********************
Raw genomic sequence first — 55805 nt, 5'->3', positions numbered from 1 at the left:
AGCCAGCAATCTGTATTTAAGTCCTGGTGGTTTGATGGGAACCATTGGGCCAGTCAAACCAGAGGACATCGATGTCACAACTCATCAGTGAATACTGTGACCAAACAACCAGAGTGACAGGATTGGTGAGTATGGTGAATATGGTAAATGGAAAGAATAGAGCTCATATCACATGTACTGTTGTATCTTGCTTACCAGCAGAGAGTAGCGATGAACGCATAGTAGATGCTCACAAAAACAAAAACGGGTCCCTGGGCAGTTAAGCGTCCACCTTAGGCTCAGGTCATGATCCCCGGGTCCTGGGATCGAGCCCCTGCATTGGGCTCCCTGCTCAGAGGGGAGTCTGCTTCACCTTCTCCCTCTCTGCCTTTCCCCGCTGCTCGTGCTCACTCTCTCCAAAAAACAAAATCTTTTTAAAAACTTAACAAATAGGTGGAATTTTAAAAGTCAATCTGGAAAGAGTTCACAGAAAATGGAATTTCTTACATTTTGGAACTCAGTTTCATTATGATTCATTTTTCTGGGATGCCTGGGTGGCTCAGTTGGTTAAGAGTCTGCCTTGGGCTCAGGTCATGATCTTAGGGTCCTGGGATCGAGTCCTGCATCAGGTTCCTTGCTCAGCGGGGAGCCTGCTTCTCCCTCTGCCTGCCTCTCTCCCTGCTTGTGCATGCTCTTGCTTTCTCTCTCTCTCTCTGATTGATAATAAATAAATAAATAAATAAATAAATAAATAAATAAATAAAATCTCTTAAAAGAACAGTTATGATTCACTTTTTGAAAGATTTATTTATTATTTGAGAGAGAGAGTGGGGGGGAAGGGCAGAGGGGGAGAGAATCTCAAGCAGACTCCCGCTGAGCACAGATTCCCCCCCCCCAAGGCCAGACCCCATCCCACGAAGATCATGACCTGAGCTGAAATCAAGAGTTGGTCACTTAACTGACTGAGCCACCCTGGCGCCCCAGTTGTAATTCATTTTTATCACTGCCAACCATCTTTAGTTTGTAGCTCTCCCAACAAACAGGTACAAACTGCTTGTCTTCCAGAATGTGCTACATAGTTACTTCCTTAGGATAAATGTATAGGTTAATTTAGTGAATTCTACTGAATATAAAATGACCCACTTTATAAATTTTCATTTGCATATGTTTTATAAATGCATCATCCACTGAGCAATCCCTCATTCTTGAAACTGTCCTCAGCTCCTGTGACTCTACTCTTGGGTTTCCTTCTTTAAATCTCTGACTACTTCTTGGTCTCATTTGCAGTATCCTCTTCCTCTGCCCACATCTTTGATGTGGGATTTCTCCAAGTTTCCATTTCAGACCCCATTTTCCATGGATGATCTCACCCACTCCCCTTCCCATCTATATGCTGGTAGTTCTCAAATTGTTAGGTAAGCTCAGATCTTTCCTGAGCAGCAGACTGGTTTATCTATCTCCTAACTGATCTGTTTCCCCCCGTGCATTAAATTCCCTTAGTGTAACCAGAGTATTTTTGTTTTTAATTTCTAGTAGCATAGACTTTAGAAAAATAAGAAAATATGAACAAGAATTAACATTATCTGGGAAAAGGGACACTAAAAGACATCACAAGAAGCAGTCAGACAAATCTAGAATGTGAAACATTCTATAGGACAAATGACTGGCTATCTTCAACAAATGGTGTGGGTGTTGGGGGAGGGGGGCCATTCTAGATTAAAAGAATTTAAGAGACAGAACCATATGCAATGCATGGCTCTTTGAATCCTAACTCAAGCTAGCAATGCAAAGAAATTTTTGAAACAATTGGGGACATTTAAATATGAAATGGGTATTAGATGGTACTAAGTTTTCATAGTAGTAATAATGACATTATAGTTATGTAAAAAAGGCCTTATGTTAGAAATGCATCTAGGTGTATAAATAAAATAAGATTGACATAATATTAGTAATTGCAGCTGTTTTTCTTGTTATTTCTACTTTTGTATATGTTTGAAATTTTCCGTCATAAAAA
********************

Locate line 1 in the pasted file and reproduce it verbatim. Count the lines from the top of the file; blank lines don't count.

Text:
Raw genomic sequence first — 55805 nt, 5'->3', positions numbered from 1 at the left: